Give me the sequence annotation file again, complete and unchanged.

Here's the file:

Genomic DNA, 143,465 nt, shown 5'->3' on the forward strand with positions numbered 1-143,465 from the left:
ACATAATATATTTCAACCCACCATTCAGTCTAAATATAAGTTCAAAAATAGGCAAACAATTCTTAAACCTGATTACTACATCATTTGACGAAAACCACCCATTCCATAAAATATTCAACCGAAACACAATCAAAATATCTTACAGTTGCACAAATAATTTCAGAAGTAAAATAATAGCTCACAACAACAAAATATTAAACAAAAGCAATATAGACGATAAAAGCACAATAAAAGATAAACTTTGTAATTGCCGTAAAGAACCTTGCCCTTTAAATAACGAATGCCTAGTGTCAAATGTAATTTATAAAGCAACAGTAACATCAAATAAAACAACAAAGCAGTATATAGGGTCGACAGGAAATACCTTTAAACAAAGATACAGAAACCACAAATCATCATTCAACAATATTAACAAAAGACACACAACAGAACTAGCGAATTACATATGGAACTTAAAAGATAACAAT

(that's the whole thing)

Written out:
Genomic DNA, 143,465 nt, shown 5'->3' on the forward strand with positions numbered 1-143,465 from the left:
ACATAATATATTTCAACCCACCATTCAGTCTAAATATAAGTTCAAAAATAGGCAAACAATTCTTAAACCTGATTACTACATCATTTGACGAAAACCACCCATTCCATAAAATATTCAACCGAAACACAATCAAAATATCTTACAGTTGCACAAATAATTTCAGAAGTAAAATAATAGCTCACAACAACAAAATATTAAACAAAAGCAATATAGACGATAAAAGCACAATAAAAGATAAACTTTGTAATTGCCGTAAAGAACCTTGCCCTTTAAATAACGAATGCCTAGTGTCAAATGTAATTTATAAAGCAACAGTAACATCAAATAAAACAACAAAGCAGTATATAGGGTCGACAGGAAATACCTTTAAACAAAGATACAGAAACCACAAATCATCATTCAACAATATTAACAAAAGACACACAACAGAACTAGCGAATTACATATGGAACTTAAAAGATAACAAT